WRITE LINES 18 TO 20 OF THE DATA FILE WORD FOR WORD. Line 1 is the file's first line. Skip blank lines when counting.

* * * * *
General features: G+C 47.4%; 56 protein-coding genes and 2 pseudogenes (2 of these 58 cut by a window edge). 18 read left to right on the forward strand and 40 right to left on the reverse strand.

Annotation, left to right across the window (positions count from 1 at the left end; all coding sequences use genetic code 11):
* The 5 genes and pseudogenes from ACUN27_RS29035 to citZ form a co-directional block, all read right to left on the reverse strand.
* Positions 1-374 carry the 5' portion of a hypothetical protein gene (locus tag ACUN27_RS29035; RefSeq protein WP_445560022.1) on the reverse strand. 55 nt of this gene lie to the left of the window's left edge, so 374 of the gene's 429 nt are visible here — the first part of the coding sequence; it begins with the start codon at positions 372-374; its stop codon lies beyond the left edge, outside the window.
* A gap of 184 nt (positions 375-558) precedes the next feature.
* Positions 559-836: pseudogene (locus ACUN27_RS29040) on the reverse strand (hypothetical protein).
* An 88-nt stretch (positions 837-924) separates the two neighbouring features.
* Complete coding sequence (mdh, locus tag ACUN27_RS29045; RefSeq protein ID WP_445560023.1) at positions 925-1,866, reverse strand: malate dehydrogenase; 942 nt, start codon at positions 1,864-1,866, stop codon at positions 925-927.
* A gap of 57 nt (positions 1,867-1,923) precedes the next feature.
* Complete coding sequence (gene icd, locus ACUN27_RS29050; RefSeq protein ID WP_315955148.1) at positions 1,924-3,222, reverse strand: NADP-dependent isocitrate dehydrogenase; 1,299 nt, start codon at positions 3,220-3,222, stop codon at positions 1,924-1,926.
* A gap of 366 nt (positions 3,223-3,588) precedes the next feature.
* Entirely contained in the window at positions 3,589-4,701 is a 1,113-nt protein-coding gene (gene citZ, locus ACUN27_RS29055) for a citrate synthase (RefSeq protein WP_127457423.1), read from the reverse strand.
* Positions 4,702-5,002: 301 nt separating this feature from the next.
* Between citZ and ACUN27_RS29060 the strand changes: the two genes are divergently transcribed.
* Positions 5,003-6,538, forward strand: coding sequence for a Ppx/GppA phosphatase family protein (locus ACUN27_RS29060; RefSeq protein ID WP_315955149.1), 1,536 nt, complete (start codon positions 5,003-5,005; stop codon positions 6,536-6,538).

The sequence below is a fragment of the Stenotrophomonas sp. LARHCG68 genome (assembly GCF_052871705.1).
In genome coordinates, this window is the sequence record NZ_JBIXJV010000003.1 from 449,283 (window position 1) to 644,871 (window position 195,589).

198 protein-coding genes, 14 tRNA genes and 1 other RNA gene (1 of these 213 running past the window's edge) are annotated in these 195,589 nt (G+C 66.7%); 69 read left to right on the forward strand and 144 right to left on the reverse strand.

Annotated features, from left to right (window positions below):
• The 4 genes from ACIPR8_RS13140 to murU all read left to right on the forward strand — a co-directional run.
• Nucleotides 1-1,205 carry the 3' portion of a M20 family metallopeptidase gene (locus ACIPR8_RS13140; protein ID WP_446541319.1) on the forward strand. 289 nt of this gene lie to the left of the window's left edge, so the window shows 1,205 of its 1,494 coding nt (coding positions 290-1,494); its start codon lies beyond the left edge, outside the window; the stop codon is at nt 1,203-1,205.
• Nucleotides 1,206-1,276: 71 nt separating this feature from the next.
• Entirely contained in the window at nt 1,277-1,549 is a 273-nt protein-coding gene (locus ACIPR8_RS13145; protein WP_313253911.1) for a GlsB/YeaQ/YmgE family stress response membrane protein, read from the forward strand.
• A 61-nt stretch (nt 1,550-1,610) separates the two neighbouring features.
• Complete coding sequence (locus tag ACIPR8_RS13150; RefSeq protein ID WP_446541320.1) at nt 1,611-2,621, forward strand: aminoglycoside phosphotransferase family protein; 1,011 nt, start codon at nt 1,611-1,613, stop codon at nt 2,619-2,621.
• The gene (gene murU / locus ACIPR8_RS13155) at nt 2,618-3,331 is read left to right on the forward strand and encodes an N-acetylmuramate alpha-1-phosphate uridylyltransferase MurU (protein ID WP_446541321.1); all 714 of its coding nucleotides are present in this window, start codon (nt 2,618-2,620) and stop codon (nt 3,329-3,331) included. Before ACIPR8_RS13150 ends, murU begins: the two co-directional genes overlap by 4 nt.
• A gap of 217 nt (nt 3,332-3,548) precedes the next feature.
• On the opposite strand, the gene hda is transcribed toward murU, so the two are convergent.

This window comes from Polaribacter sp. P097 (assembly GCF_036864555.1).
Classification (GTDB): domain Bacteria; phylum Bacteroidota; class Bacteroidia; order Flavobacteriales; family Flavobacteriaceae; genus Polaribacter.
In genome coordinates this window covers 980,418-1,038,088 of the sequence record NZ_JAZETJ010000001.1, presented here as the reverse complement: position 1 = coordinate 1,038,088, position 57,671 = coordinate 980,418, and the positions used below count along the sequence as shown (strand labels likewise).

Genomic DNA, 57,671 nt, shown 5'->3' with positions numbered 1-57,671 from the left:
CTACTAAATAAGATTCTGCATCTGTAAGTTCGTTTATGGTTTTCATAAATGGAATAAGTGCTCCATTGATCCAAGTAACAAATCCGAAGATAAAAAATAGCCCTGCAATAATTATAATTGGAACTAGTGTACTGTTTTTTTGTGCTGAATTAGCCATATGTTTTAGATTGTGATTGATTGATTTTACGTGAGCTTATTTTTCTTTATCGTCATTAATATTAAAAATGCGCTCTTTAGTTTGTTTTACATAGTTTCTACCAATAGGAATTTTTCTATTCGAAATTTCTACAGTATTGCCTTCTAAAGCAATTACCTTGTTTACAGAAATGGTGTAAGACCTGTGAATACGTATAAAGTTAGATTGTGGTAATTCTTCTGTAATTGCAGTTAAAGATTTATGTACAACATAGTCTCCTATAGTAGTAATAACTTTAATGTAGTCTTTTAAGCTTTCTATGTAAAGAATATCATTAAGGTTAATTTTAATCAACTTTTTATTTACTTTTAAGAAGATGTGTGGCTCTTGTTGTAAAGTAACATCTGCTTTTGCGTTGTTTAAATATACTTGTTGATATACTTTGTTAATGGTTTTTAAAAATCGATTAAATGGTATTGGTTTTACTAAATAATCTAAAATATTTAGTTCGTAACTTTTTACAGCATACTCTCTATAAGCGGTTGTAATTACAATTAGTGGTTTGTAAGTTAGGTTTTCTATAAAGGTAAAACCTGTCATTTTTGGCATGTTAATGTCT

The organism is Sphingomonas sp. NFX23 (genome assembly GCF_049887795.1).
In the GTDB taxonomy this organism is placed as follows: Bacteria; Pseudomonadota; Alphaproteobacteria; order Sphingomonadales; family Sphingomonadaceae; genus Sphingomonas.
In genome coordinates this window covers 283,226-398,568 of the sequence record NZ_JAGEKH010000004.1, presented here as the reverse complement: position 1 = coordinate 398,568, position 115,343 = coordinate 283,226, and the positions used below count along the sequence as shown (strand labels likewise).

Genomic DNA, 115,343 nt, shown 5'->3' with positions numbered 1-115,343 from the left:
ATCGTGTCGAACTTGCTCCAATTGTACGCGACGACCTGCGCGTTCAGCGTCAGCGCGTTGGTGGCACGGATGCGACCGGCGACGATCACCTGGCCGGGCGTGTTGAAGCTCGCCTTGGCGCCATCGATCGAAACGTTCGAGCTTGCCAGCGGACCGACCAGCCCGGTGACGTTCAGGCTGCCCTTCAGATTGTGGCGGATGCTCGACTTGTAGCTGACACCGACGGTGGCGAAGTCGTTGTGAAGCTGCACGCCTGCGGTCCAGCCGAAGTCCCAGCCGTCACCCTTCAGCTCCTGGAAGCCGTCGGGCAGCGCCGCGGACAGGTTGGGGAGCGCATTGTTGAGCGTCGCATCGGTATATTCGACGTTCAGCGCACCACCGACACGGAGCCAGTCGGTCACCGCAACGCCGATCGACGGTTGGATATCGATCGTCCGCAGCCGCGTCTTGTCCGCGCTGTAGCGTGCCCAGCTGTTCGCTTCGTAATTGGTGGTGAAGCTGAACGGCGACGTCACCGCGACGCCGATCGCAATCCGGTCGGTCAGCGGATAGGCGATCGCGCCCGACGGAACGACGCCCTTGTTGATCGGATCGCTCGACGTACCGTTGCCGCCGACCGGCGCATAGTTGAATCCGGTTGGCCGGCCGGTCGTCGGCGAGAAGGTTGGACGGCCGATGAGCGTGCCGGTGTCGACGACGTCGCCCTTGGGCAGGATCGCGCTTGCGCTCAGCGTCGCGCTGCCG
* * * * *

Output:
198 protein-coding genes, 14 tRNA genes and 1 other RNA gene (1 of these 213 running past the window's edge) are annotated in these 195,589 nt (G+C 66.7%); 69 read left to right on the forward strand and 144 right to left on the reverse strand.

Annotated features, from left to right (window positions below):
• The 4 genes from ACIPR8_RS13140 to murU all read left to right on the forward strand — a co-directional run.